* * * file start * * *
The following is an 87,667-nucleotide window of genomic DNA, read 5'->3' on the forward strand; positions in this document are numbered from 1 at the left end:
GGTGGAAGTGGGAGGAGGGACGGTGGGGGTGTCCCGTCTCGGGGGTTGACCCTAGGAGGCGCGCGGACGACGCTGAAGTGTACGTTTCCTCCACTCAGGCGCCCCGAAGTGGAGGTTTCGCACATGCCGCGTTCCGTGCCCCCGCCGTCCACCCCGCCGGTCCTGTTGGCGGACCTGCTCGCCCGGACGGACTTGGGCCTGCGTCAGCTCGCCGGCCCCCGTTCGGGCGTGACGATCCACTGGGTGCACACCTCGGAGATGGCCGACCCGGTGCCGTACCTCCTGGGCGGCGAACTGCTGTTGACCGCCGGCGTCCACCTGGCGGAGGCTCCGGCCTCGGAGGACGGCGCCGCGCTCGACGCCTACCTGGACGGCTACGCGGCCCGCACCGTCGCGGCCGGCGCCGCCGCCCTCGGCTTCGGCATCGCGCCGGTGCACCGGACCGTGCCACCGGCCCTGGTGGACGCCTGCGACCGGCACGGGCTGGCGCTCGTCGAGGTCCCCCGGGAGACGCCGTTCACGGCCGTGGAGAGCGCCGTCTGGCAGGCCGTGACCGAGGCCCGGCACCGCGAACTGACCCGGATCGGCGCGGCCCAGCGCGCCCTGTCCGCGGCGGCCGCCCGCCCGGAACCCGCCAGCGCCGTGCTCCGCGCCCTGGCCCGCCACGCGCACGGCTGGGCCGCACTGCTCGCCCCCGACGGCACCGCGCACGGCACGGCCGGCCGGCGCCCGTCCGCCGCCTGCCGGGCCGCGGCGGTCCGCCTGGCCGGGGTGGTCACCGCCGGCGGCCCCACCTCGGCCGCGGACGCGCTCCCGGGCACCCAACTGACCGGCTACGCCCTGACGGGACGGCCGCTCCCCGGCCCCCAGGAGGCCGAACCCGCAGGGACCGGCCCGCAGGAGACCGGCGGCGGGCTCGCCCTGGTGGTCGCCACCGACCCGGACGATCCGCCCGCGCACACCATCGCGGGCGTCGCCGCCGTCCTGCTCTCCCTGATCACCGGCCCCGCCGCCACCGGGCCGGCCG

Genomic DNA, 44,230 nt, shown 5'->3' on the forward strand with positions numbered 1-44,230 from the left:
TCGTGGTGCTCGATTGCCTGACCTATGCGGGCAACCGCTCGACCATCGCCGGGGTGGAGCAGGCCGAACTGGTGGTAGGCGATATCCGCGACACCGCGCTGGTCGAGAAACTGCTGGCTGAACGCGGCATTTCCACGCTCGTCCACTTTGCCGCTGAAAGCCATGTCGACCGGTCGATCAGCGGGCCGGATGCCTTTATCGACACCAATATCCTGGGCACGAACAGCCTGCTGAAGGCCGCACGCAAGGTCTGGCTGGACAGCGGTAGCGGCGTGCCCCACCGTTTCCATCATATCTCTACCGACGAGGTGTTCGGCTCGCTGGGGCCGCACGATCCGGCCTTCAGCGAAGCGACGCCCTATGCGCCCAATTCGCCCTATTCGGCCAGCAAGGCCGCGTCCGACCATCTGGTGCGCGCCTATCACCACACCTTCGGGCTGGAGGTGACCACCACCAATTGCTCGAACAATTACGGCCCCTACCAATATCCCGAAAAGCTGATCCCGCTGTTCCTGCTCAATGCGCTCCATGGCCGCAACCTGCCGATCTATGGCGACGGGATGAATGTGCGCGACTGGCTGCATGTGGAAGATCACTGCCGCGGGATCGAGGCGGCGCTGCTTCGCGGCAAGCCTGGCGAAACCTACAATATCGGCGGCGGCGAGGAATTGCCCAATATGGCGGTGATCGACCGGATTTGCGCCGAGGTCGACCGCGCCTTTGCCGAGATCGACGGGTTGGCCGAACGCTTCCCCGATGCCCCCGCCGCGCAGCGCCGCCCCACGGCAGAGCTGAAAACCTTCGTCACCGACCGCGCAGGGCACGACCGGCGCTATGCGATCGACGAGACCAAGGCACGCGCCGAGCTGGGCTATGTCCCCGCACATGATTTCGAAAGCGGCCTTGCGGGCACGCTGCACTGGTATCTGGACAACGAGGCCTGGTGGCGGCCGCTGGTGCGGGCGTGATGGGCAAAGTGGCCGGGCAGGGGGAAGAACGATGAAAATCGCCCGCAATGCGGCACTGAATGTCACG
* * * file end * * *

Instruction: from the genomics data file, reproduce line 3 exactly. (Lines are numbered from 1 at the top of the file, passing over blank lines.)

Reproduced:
Genomic DNA, 44,230 nt, shown 5'->3' on the forward strand with positions numbered 1-44,230 from the left: